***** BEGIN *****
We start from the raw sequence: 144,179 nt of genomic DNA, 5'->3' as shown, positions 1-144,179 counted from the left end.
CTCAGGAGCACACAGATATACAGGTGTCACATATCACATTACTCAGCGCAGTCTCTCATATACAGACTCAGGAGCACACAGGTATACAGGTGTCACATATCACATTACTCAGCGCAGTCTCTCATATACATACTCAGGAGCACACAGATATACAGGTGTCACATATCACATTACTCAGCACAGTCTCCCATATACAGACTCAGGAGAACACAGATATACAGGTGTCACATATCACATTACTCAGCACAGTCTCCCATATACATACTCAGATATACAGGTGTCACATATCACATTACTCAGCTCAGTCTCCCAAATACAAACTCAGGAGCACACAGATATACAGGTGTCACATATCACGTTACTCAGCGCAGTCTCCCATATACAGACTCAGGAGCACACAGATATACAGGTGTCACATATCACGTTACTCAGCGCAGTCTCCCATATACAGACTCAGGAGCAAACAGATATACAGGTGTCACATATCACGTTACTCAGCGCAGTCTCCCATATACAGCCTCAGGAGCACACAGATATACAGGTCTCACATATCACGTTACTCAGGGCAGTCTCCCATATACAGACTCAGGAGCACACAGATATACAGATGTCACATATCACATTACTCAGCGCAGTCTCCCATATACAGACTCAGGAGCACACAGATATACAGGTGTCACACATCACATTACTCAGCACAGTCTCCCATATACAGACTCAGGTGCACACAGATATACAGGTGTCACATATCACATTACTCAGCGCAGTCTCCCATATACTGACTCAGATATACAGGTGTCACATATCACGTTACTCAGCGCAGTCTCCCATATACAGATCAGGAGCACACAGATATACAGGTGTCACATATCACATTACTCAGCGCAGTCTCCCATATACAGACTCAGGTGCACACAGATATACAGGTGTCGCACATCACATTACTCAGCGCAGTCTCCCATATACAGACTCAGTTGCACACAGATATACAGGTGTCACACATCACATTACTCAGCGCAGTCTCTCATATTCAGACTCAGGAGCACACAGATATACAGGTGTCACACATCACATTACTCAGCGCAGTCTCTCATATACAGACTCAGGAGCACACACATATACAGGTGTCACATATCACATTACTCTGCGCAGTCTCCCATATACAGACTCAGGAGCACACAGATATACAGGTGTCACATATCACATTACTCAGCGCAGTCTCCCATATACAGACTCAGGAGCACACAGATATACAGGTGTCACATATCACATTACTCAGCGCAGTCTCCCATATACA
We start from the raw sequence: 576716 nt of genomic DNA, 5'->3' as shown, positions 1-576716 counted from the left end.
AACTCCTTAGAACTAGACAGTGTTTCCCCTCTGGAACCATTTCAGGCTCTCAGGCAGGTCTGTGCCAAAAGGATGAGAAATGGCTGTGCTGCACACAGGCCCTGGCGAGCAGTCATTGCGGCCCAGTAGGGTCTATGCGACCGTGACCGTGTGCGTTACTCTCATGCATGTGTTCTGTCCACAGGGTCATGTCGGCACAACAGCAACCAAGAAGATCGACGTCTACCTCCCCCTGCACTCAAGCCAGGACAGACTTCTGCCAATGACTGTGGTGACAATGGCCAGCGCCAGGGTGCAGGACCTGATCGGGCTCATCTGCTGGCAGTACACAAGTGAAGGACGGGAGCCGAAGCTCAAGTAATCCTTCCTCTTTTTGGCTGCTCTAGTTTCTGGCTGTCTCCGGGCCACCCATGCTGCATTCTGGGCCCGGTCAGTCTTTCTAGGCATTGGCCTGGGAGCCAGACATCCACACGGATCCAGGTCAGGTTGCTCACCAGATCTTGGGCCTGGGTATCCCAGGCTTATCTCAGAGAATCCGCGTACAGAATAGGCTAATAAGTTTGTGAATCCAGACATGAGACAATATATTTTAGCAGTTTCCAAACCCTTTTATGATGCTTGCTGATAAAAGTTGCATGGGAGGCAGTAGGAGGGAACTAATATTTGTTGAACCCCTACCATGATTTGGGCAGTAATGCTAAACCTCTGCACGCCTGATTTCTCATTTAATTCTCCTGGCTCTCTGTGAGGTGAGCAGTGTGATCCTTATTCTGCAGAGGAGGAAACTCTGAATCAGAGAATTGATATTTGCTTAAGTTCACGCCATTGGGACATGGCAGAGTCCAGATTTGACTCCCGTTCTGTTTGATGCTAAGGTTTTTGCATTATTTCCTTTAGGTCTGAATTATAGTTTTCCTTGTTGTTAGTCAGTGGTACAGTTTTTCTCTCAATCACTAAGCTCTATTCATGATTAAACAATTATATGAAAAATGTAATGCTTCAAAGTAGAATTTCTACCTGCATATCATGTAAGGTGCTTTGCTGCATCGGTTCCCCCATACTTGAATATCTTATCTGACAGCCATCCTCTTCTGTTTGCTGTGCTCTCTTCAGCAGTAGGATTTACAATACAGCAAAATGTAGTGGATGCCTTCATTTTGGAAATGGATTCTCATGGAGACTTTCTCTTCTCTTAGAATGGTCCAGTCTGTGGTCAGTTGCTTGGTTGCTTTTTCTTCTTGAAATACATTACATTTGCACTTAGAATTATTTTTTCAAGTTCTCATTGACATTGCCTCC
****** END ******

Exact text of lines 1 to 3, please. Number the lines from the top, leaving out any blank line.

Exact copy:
We start from the raw sequence: 144,179 nt of genomic DNA, 5'->3' as shown, positions 1-144,179 counted from the left end.
CTCAGGAGCACACAGATATACAGGTGTCACATATCACATTACTCAGCGCAGTCTCTCATATACAGACTCAGGAGCACACAGGTATACAGGTGTCACATATCACATTACTCAGCGCAGTCTCTCATATACATACTCAGGAGCACACAGATATACAGGTGTCACATATCACATTACTCAGCACAGTCTCCCATATACAGACTCAGGAGAACACAGATATACAGGTGTCACATATCACATTACTCAGCACAGTCTCCCATATACATACTCAGATATACAGGTGTCACATATCACATTACTCAGCTCAGTCTCCCAAATACAAACTCAGGAGCACACAGATATACAGGTGTCACATATCACGTTACTCAGCGCAGTCTCCCATATACAGACTCAGGAGCACACAGATATACAGGTGTCACATATCACGTTACTCAGCGCAGTCTCCCATATACAGACTCAGGAGCAAACAGATATACAGGTGTCACATATCACGTTACTCAGCGCAGTCTCCCATATACAGCCTCAGGAGCACACAGATATACAGGTCTCACATATCACGTTACTCAGGGCAGTCTCCCATATACAGACTCAGGAGCACACAGATATACAGATGTCACATATCACATTACTCAGCGCAGTCTCCCATATACAGACTCAGGAGCACACAGATATACAGGTGTCACACATCACATTACTCAGCACAGTCTCCCATATACAGACTCAGGTGCACACAGATATACAGGTGTCACATATCACATTACTCAGCGCAGTCTCCCATATACTGACTCAGATATACAGGTGTCACATATCACGTTACTCAGCGCAGTCTCCCATATACAGATCAGGAGCACACAGATATACAGGTGTCACATATCACATTACTCAGCGCAGTCTCCCATATACAGACTCAGGTGCACACAGATATACAGGTGTCGCACATCACATTACTCAGCGCAGTCTCCCATATACAGACTCAGTTGCACACAGATATACAGGTGTCACACATCACATTACTCAGCGCAGTCTCTCATATTCAGACTCAGGAGCACACAGATATACAGGTGTCACACATCACATTACTCAGCGCAGTCTCTCATATACAGACTCAGGAGCACACACATATACAGGTGTCACATATCACATTACTCTGCGCAGTCTCCCATATACAGACTCAGGAGCACACAGATATACAGGTGTCACATATCACATTACTCAGCGCAGTCTCCCATATACAGACTCAGGAGCACACAGATATACAGGTGTCACATATCACATTACTCAGCGCAGTCTCCCATATACA
We start from the raw sequence: 576716 nt of genomic DNA, 5'->3' as shown, positions 1-576716 counted from the left end.